You can dance if you want to

For clarity, I’m not a “Sir Ken Robinson said the word ‘creativity’ without defining it to my exact requirements, so he needs to die at the stake” sort of person. Anyone who wants to take the time to discuss education and to laud the benefits of a state education is ok by me. Nothing anyone ever says is always going to be agreed with by everyone, nor is it always going to be the provable (or disprovable) truth.

Having said that, this morning he really pee’d me off. In an extract (context klaxon) from a forthcoming BBC Radio 4 series on education he said:

When you say that we use mathematics everyday actually we really don’t. A lot of the mathematics that we learn in schools we never use again in any practical sense. Very few people after school use calculus or algebra, things of that sort. I mean, yes, general arithmetic, things of that sort, I’m not arguing against that. I have never anywhere said that the arts are more important than the sciences or that dance is more important than mathematics. What I am saying is that they are equally important and they are all connected.

Now, I know the purpose of this whole segment was designed to a) set up the short segment that followed, and b) advertise the series. This means that really I should ignore it and move on, waiting to hear the whole in context. Well, no one else will do that, so why should I?

I like dancing. It’s fun. I am, like most people fairly rubbish at it. This is because I don’t do it very often. Like most people. So, anything I say here is not an argument about not dancing. It’s a discussion about how little Sir Ken (along with many others) appears to know about mathematics in schools.

Lets deal with the easy bit first. “When you say that we use mathematics everyday actually we really don’t.” Every single thing you do involves mathematics. Often our use of mathematics is so subtle and subconscious we don’t even realise it. The obvious ones are easy. We buy something in a shop. If we actually use cash we ensure we get the right change. This is probably the sort of example Sir Ken is thinking about given his reference to “general arithmetic” (as an aside, I never thought I would hear Sir Ken Robinson channelling Nick Gibb, but there you go).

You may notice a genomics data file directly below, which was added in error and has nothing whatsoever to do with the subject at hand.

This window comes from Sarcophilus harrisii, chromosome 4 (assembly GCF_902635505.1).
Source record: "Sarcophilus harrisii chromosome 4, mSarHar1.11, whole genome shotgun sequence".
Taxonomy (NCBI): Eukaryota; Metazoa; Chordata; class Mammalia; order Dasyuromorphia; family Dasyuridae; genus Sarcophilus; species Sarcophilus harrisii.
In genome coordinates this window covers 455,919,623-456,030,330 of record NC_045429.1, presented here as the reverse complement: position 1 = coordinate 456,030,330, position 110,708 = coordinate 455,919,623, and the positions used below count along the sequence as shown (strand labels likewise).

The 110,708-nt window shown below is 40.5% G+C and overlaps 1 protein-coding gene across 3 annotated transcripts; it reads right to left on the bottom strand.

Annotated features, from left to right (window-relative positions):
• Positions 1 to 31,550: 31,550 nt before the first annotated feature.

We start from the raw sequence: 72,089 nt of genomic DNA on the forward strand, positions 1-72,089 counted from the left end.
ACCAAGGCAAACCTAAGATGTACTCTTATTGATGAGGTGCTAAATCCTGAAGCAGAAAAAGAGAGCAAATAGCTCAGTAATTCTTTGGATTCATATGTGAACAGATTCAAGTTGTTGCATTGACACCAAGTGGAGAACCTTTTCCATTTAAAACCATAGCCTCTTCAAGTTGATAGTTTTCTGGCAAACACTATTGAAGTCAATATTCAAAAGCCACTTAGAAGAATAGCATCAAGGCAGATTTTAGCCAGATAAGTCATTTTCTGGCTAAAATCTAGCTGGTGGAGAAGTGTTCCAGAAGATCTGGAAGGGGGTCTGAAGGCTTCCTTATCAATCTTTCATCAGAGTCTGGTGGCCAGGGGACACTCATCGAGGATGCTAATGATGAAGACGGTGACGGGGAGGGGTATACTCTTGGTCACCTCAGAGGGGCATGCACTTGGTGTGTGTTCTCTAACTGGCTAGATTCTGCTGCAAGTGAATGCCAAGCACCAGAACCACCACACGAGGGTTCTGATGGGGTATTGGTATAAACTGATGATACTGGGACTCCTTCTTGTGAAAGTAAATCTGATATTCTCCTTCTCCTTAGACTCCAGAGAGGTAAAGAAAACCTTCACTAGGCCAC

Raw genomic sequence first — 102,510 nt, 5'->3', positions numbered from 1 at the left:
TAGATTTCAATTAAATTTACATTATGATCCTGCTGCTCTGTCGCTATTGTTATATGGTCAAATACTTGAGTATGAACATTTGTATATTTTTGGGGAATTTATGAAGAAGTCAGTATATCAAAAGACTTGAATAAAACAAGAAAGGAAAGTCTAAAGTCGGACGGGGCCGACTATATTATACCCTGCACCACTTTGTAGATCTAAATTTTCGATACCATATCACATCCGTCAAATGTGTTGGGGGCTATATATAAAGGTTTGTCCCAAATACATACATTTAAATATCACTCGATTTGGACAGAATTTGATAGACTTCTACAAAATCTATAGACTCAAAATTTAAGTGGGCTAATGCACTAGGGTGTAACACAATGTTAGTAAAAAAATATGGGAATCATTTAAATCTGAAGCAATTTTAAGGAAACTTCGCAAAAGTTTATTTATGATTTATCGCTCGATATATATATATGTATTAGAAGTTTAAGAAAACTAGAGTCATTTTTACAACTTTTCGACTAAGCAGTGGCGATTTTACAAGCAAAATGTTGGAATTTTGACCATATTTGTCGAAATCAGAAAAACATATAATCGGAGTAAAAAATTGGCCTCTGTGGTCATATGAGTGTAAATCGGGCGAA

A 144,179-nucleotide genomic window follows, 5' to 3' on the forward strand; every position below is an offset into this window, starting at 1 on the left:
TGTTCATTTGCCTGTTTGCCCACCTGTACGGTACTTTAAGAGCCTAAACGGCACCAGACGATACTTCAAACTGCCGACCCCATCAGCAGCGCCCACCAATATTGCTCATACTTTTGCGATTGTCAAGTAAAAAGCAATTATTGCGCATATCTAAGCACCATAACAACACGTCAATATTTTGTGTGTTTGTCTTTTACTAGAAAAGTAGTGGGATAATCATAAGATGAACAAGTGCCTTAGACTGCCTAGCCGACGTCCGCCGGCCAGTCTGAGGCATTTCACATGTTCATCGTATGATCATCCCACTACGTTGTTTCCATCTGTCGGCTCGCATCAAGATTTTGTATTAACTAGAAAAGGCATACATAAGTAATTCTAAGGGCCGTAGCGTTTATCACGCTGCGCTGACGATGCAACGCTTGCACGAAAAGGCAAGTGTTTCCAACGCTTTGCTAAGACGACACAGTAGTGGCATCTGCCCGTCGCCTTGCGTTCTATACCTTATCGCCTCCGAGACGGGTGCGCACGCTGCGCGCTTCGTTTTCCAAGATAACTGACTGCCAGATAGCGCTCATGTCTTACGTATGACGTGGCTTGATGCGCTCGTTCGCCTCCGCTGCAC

But what about catching a train? Or cooking  meal? or decorating a room? Or filling the car with petrol? Or crossing the road? Or watching  a TV programme? Or going for a swim/walk/run? Or dancing? I really could go on and on and on. As anyone I have ever taught maths will know.

Now, to be fair to Sir Ken, he does caveat his comment with the words “…in any practical sense.” Well, yes, we don’t formally work out how fast the car is approaching, estimate how far away it is, measure the width of the road, use knowledge of how fast we can walk/run and thereby calculate the angle we need to walk across the road in order to avoid being hit. But that is what we do. Every day.

But that’s not the bit that really irritated me. No. The bit that did that was when he uttered the word “calculus”.

This was when his (genuine) desire to improve education hit the buffers of his knowledge. Because there’s a dirty little secret we try to keep hidden. It is remarkable that in the national curriculum of the  nation that 372 years ago gave birth to Sir Isaac Newton you cannot find the word “calculus”. We fetishise the study of Shakespeare, but we avoid the giant who authored The Principia. We should be ashamed.

“Ah”, you argue, “but calculus is too difficult for school children. They need to learn it later.”  For me this argument is a bit like saying that children should wait until they can walk and run, and then hop and jump, before they learn how to dance?

In my experience the earlier you learn calculus the easier it is to understand because you don’t build any barriers against it. You lack the fixed intuition that arithmetic develops for it to be counter-intuitive against. But that’s another argument.

The point there is that neither Sir Ken or his interviewer knew that, effectively, calculus is not taught as part of the national curriculum. And dance is. At all four key stages. So if his beef was about creativity per se, then he would be railing against the lack of Mathematics in the curriculum rather than effectively asking for it to be reduced.

All I want is that people who talk about the education system should know what they are talking about. I don’t think that’s too much to ask.


2 thoughts on “You can dance if you want to

  1. I’m just tryijg to track down the relevant data but Andreas Schleicher, at the final TISME conference, presented data showing a strong correlation between mathematical level and ‘life chances’ which suggested that the level to which a person is educated mathematically is correlated more strongly with things like higher income and better health, than any other educational measure, including literacy. I am always a bit skeptical of the OECD data as I think it often shows an appealing pattern with several clear examples that completely contradict the most obvious conclusion, and there remains a major problem with both the selective nature of the ‘Chinese’ data and the issue of whether the Hong Kong / Shanghai approach to education is sustainable. Nonetheless, I think this data will back up your argument about the importance of maths.

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